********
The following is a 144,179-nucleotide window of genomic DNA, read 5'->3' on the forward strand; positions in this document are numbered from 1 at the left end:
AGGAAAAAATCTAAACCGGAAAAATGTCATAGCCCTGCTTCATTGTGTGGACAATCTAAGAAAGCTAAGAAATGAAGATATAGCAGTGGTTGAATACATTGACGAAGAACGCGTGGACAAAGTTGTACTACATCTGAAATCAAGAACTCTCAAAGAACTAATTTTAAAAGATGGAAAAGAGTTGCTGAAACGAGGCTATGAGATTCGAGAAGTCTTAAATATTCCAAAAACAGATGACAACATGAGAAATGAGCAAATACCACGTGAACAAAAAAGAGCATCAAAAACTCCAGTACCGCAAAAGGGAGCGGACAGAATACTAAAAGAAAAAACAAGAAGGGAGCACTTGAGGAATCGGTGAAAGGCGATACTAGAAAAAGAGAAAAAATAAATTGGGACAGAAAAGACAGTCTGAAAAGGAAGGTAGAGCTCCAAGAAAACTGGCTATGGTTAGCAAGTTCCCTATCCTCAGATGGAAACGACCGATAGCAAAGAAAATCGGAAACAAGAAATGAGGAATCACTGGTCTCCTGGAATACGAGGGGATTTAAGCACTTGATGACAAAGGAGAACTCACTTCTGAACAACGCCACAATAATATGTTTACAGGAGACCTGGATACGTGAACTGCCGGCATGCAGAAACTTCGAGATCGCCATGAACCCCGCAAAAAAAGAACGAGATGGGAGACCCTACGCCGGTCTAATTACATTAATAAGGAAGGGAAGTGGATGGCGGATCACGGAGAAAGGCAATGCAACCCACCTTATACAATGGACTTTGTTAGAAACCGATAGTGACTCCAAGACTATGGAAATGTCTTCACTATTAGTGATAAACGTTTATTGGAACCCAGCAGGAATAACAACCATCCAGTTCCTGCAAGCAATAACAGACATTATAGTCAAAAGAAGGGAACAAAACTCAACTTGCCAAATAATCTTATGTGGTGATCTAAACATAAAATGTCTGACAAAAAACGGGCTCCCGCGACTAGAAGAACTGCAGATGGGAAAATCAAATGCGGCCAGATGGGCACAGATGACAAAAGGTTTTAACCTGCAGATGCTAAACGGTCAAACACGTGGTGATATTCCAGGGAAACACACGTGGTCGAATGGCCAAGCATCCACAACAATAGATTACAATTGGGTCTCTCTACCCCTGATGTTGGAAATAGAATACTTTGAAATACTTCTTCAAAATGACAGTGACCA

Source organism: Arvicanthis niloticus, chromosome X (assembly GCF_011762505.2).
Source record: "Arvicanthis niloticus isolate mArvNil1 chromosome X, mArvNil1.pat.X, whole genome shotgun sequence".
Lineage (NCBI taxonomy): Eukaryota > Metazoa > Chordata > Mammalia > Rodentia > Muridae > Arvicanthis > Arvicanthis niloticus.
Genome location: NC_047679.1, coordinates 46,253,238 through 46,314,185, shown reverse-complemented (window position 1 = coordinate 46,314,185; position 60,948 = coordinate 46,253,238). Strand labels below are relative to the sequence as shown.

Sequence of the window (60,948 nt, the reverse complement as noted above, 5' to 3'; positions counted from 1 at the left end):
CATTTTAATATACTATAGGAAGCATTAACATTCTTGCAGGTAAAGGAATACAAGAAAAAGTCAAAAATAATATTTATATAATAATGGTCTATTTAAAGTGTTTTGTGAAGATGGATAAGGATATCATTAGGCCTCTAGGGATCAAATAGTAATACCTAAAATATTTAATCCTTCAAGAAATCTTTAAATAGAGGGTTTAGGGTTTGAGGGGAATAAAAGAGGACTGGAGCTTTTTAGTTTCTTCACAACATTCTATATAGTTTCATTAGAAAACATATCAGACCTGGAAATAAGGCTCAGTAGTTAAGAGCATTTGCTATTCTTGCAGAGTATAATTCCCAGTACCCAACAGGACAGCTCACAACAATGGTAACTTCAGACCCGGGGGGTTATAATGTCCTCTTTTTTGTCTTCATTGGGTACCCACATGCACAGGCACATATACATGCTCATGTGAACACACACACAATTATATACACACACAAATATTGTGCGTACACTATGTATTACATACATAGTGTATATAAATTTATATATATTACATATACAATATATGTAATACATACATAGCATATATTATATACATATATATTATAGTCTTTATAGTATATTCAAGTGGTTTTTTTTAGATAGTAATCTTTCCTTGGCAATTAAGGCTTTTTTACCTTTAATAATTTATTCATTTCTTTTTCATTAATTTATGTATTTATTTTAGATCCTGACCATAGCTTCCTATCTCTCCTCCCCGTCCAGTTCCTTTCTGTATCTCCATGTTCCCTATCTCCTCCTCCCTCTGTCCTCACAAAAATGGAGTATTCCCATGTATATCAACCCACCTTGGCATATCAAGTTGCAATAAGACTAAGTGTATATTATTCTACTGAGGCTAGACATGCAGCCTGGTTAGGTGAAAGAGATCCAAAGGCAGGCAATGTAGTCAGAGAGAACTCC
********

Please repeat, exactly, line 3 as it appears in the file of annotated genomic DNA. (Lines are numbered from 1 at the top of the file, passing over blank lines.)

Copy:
Source organism: Arvicanthis niloticus, chromosome X (assembly GCF_011762505.2).